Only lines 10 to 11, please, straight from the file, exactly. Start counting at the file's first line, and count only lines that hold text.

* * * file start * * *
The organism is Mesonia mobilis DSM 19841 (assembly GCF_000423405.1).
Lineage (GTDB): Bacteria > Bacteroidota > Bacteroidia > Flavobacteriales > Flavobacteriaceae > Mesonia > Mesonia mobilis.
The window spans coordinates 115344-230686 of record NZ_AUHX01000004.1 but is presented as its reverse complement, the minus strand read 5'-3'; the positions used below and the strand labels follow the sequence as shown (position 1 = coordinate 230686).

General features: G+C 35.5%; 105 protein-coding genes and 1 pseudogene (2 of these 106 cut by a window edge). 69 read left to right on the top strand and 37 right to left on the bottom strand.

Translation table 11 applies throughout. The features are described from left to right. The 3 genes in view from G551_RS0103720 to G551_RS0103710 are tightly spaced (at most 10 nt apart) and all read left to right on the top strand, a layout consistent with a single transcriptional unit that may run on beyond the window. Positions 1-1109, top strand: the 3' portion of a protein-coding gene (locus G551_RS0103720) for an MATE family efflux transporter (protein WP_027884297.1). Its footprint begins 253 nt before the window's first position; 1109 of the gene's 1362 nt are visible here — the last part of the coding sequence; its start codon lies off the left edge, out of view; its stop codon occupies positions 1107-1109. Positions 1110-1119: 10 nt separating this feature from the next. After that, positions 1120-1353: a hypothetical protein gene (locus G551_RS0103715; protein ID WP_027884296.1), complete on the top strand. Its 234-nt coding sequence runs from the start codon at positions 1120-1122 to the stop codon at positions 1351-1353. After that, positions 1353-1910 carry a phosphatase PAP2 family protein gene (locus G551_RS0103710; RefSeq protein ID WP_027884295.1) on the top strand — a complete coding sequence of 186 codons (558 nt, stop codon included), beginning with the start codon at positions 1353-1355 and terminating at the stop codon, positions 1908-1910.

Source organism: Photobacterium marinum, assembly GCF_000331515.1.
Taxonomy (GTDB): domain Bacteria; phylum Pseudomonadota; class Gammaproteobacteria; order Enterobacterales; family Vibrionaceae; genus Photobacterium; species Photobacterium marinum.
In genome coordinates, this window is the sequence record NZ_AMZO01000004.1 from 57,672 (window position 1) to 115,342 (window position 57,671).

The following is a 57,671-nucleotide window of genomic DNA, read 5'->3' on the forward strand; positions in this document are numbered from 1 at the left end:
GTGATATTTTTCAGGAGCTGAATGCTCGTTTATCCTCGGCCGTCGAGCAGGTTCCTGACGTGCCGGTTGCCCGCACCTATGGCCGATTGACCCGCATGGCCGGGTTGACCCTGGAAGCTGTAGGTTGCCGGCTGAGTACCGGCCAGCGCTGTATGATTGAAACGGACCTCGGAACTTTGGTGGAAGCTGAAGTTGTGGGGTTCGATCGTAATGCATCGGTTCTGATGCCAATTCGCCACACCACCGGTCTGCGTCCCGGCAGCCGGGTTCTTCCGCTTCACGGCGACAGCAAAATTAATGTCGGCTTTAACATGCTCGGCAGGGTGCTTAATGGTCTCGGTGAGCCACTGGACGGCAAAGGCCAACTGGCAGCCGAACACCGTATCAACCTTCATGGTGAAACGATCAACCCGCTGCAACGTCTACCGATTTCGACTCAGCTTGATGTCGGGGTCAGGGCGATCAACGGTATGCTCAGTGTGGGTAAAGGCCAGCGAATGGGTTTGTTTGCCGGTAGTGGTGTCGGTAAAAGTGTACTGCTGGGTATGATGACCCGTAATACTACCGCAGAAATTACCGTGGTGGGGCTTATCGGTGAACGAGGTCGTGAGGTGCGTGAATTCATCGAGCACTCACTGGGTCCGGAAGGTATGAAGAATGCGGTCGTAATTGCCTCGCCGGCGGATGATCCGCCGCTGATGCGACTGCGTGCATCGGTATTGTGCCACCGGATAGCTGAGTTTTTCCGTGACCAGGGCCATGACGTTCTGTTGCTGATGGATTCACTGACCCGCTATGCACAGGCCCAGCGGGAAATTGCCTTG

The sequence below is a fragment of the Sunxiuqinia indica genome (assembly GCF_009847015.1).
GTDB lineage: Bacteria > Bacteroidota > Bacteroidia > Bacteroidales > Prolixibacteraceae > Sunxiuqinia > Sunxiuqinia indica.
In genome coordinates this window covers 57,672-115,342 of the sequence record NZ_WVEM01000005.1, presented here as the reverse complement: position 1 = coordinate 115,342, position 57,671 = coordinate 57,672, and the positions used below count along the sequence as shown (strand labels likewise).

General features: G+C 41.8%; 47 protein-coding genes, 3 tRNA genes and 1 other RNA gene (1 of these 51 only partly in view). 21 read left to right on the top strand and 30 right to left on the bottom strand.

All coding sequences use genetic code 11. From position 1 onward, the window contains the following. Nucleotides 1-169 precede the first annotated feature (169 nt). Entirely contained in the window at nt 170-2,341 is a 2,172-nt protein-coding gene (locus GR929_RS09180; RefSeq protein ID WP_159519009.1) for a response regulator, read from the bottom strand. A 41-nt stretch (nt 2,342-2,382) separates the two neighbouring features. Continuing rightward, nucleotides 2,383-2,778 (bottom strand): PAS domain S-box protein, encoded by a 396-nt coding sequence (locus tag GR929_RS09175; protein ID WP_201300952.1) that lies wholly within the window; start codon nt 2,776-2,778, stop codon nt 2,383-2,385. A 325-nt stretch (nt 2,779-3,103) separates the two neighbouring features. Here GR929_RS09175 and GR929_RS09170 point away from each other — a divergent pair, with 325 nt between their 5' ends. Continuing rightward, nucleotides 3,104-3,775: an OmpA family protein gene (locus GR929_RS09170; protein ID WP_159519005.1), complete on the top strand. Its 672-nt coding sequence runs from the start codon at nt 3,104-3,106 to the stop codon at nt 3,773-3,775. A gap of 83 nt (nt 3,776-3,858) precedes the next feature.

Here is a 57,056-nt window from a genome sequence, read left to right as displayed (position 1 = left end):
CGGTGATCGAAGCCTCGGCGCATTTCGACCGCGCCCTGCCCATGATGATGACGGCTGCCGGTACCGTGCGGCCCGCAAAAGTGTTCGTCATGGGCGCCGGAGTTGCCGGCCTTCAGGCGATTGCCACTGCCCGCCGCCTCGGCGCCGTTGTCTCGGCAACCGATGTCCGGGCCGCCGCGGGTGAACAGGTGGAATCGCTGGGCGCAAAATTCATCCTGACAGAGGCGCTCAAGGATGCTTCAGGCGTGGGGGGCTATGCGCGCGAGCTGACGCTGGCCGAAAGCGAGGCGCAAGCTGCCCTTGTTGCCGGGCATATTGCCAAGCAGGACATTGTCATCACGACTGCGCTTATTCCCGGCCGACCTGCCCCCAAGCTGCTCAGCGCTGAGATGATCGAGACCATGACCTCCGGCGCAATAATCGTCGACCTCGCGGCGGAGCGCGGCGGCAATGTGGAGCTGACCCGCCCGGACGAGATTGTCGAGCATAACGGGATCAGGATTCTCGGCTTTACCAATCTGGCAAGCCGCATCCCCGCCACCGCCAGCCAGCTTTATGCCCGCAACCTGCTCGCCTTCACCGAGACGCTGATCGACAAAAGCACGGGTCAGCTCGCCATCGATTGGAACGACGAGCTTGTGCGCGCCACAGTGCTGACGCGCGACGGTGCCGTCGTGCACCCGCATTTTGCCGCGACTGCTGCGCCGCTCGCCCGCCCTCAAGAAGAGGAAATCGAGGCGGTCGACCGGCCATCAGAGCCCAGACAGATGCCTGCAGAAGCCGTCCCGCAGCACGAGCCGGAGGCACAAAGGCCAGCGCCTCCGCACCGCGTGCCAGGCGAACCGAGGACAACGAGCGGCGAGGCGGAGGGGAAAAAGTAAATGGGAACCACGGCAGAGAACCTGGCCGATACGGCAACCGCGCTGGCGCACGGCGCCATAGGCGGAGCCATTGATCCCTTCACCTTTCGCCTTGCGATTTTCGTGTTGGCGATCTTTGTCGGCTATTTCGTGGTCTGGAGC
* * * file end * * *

GTGATATTTTTCAGGAGCTGAATGCTCGTTTATCCTCGGCCGTCGAGCAGGTTCCTGACGTGCCGGTTGCCCGCACCTATGGCCGATTGACCCGCATGGCCGGGTTGACCCTGGAAGCTGTAGGTTGCCGGCTGAGTACCGGCCAGCGCTGTATGATTGAAACGGACCTCGGAACTTTGGTGGAAGCTGAAGTTGTGGGGTTCGATCGTAATGCATCGGTTCTGATGCCAATTCGCCACACCACCGGTCTGCGTCCCGGCAGCCGGGTTCTTCCGCTTCACGGCGACAGCAAAATTAATGTCGGCTTTAACATGCTCGGCAGGGTGCTTAATGGTCTCGGTGAGCCACTGGACGGCAAAGGCCAACTGGCAGCCGAACACCGTATCAACCTTCATGGTGAAACGATCAACCCGCTGCAACGTCTACCGATTTCGACTCAGCTTGATGTCGGGGTCAGGGCGATCAACGGTATGCTCAGTGTGGGTAAAGGCCAGCGAATGGGTTTGTTTGCCGGTAGTGGTGTCGGTAAAAGTGTACTGCTGGGTATGATGACCCGTAATACTACCGCAGAAATTACCGTGGTGGGGCTTATCGGTGAACGAGGTCGTGAGGTGCGTGAATTCATCGAGCACTCACTGGGTCCGGAAGGTATGAAGAATGCGGTCGTAATTGCCTCGCCGGCGGATGATCCGCCGCTGATGCGACTGCGTGCATCGGTATTGTGCCACCGGATAGCTGAGTTTTTCCGTGACCAGGGCCATGACGTTCTGTTGCTGATGGATTCACTGACCCGCTATGCACAGGCCCAGCGGGAAATTGCCTTG

The sequence below is a fragment of the Sunxiuqinia indica genome (assembly GCF_009847015.1).